China is strengthening its defense of overseas EV sales against US and EU counterattacks

Also this week, ahead of the annual ‘two-session’ parliamentary meetings, the China National Democratic Construction Association – a small political party – said it planned to approach the advisory body of the Chinese Political Consultative Conference on the EV issue, according to Chinese news agency Cailianshe.

As US concerns about the EU grow, will overcapacity limit exports of China’s ‘new three’?

The party proposed pursuing mutual recognition of EV “standards” with the European Union, which would strengthen Chinese companies’ intellectual property rights abroad and improve trade-related logistics.

The European Commission has launched an anti-subsidy investigation in Chinese EVs last year, while the US bans its EV battery materials from China, which it considers a “foreign entity of interest”.

Chinese EV makers receive “generous government subsidies, which have helped reduce production costs,” Moody’s Analytics said earlier this month.

Western leaders see China’s massive EV industry, led by companies like BYD and Nio, as a threat to their smaller businesses.

Chinese investors are increasingly facing political backlash in host economies

Rhodium group

About three-quarters of the $28.2 billion of Chinese investment in the EV value chain abroad last year went to Europe, the Middle East, North Africa and other parts of Asia, research firm Rhodium Group said in an industry outlook report on Thursday.

“The EU could create rules that create obstacles to the sale of Chinese electric vehicles in the European market,” said Yun Sun, director of the China program at the Stimson Center think tank in Washington. “They could also challenge Chinese EVs as a national threat.”

The Rhodium Group pointed to the growing dissatisfaction abroad.

“Chinese investors are increasingly facing political backlash in host economies, particularly the US, as they seek to limit Chinese influence over its EV supply chains,” the outlook said.

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Chinese EV maker BYD launches electric cars in Indonesia

Chinese EV maker BYD launches electric cars in Indonesia

And China’s protests against the EU and the Chamber of Commerce’s proposed measures to help Chinese companies would not soften the response, said Alicia Garcia-Herrero, chief economist for Asia-Pacific at French investment bank Natixis.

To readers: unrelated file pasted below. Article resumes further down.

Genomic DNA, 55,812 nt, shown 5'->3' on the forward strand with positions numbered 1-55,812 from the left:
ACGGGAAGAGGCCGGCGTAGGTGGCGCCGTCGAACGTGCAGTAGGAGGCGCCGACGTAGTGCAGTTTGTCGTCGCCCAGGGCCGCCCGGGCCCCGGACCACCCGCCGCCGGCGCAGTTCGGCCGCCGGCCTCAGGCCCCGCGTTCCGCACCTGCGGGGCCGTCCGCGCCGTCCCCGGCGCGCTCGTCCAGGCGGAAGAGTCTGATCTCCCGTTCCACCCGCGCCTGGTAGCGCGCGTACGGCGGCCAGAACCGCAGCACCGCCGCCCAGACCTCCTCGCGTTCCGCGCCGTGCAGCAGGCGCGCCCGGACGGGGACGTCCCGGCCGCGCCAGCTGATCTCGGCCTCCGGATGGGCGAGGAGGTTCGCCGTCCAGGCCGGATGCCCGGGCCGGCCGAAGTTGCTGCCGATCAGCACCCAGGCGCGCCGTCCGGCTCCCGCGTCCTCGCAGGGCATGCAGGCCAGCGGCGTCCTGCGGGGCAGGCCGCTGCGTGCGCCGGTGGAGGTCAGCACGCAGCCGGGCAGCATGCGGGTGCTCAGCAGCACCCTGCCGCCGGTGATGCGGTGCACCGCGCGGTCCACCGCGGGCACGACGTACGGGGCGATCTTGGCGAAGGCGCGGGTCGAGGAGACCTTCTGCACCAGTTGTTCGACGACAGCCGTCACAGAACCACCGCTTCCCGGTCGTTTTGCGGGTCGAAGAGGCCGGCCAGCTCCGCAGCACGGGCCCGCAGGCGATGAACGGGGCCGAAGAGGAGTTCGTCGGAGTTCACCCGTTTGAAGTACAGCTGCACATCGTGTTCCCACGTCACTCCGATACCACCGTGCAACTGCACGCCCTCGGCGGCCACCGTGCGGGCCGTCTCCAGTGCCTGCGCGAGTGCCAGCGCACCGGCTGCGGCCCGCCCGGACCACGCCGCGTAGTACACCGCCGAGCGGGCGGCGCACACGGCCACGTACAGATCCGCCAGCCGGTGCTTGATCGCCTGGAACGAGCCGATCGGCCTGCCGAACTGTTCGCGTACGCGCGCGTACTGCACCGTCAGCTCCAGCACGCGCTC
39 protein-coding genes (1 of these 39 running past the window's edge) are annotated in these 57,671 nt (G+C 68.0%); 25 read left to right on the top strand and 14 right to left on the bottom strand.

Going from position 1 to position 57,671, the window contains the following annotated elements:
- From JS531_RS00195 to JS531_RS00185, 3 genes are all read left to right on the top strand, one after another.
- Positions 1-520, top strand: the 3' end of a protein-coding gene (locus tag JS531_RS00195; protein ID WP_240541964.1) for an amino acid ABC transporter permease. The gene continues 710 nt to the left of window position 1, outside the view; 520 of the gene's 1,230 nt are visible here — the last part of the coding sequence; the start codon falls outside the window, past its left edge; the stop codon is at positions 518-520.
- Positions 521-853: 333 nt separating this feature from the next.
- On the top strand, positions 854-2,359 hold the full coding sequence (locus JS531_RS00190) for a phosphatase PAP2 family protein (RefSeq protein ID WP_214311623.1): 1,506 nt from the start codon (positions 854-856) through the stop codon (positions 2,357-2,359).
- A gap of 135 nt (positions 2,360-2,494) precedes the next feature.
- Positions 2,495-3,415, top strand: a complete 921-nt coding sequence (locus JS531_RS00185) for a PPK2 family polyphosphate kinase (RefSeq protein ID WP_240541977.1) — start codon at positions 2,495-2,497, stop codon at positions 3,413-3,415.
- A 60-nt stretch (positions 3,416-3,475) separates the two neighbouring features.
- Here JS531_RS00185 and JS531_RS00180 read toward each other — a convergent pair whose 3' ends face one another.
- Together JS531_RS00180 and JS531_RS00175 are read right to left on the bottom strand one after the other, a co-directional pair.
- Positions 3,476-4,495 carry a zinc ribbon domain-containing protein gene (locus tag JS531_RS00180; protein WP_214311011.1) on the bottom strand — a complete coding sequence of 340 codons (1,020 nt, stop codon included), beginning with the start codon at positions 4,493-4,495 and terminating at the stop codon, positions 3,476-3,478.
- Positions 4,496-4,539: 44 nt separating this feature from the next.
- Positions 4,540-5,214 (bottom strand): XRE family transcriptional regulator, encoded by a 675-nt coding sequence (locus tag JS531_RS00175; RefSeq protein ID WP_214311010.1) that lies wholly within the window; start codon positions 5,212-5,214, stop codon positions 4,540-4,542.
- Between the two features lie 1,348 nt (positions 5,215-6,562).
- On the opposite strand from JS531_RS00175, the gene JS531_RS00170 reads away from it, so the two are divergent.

“It’s not convincing,” Garcia said. “It won’t help unless they radically change their proposals.”

Overcapacity in China will likely push greater factory production of electric vehicles and batteries to foreign markets at lower prices.

But Chinese EV investments abroad should “remain strong” this year as they shift from battery investments to EV production in Europe, Latin America and around Asia, according to Rhodium Group’s outlook.

‘Just the Beginning’: Chinese EVs Go Uphill as US and EU Put Up Roadblocks

And companies in China’s EV supply chain may already have a solution to the backlash in Europe, the report suggested.

A “key driver” for business this year is “the demand from host economies for higher value-added investments and employment in return for market access,” the outlook said.

In Finland, Chinese lithium battery material maker Ningbo Shanshan has announced investments in a $1.35 billion factory, according to the report, while Beijing Easpring has formed an $844 million joint venture with Finland’s Minerals Group to make battery materials .

Rhodium Group said that 92 percent of Chinese investments in EV-related industries in Europe last year went to Finland, Hungary and Sweden.

China remains an input and a business partner

Timo Kantola

Timo Kantola, the Finnish Consul General in Hong Kong, said EV battery projects were to Finland’s advantage due to the availability of some of the “rare” minerals needed.

And some projects have accepted Chinese “partners and participation,” he added.

“China remains an input and a business partner,” Kantola said, but Finland, like other European countries, is still “looking at the vulnerabilities and is aware” of China’s role.

However, policymakers in Beijing can ultimately rein in the EV supply chain, according to the Rhodium Group.

They are “increasingly concerned” about reverse technology transfers and “value-added” clean technology production moving abroad, while China “urgently needs to build new drivers of economic growth at home,” the outlook said.

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